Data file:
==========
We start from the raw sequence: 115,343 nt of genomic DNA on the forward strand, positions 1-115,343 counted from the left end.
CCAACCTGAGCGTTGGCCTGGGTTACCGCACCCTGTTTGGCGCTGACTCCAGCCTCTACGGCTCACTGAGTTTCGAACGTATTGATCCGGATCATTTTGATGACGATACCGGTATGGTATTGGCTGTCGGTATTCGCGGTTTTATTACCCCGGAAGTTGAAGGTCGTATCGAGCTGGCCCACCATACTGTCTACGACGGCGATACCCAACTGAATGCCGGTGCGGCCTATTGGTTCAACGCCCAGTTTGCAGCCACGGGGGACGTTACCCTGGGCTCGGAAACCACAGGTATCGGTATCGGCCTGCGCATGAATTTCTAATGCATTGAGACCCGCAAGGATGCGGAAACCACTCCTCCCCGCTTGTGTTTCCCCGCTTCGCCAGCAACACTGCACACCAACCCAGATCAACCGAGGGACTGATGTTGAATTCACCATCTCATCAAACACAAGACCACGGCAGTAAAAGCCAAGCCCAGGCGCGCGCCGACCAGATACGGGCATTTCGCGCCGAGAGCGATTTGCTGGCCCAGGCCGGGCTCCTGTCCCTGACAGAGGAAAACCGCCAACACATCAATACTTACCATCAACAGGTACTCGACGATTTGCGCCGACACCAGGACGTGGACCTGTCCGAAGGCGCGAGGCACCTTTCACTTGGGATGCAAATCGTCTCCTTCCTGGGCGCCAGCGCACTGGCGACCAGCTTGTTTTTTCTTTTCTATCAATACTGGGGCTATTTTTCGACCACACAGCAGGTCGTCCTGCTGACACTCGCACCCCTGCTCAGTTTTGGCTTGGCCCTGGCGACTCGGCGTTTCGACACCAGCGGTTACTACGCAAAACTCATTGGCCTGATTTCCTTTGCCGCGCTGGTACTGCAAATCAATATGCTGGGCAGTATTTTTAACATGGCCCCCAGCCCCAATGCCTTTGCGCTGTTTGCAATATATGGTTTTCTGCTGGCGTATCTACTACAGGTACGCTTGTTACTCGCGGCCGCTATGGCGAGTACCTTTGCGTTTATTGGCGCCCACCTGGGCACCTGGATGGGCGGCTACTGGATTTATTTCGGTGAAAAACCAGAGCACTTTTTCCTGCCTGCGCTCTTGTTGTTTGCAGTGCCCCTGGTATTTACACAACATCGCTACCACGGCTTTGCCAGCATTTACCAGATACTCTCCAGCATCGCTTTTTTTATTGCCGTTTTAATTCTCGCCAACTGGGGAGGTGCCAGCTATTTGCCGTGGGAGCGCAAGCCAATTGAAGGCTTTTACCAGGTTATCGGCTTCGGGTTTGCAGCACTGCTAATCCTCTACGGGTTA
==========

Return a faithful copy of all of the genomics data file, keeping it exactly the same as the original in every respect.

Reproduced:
We start from the raw sequence: 115,343 nt of genomic DNA on the forward strand, positions 1-115,343 counted from the left end.
CCAACCTGAGCGTTGGCCTGGGTTACCGCACCCTGTTTGGCGCTGACTCCAGCCTCTACGGCTCACTGAGTTTCGAACGTATTGATCCGGATCATTTTGATGACGATACCGGTATGGTATTGGCTGTCGGTATTCGCGGTTTTATTACCCCGGAAGTTGAAGGTCGTATCGAGCTGGCCCACCATACTGTCTACGACGGCGATACCCAACTGAATGCCGGTGCGGCCTATTGGTTCAACGCCCAGTTTGCAGCCACGGGGGACGTTACCCTGGGCTCGGAAACCACAGGTATCGGTATCGGCCTGCGCATGAATTTCTAATGCATTGAGACCCGCAAGGATGCGGAAACCACTCCTCCCCGCTTGTGTTTCCCCGCTTCGCCAGCAACACTGCACACCAACCCAGATCAACCGAGGGACTGATGTTGAATTCACCATCTCATCAAACACAAGACCACGGCAGTAAAAGCCAAGCCCAGGCGCGCGCCGACCAGATACGGGCATTTCGCGCCGAGAGCGATTTGCTGGCCCAGGCCGGGCTCCTGTCCCTGACAGAGGAAAACCGCCAACACATCAATACTTACCATCAACAGGTACTCGACGATTTGCGCCGACACCAGGACGTGGACCTGTCCGAAGGCGCGAGGCACCTTTCACTTGGGATGCAAATCGTCTCCTTCCTGGGCGCCAGCGCACTGGCGACCAGCTTGTTTTTTCTTTTCTATCAATACTGGGGCTATTTTTCGACCACACAGCAGGTCGTCCTGCTGACACTCGCACCCCTGCTCAGTTTTGGCTTGGCCCTGGCGACTCGGCGTTTCGACACCAGCGGTTACTACGCAAAACTCATTGGCCTGATTTCCTTTGCCGCGCTGGTACTGCAAATCAATATGCTGGGCAGTATTTTTAACATGGCCCCCAGCCCCAATGCCTTTGCGCTGTTTGCAATATATGGTTTTCTGCTGGCGTATCTACTACAGGTACGCTTGTTACTCGCGGCCGCTATGGCGAGTACCTTTGCGTTTATTGGCGCCCACCTGGGCACCTGGATGGGCGGCTACTGGATTTATTTCGGTGAAAAACCAGAGCACTTTTTCCTGCCTGCGCTCTTGTTGTTTGCAGTGCCCCTGGTATTTACACAACATCGCTACCACGGCTTTGCCAGCATTTACCAGATACTCTCCAGCATCGCTTTTTTTATTGCCGTTTTAATTCTCGCCAACTGGGGAGGTGCCAGCTATTTGCCGTGGGAGCGCAAGCCAATTGAAGGCTTTTACCAGGTTATCGGCTTCGGGTTTGCAGCACTGCTAATCCTCTACGGGTTA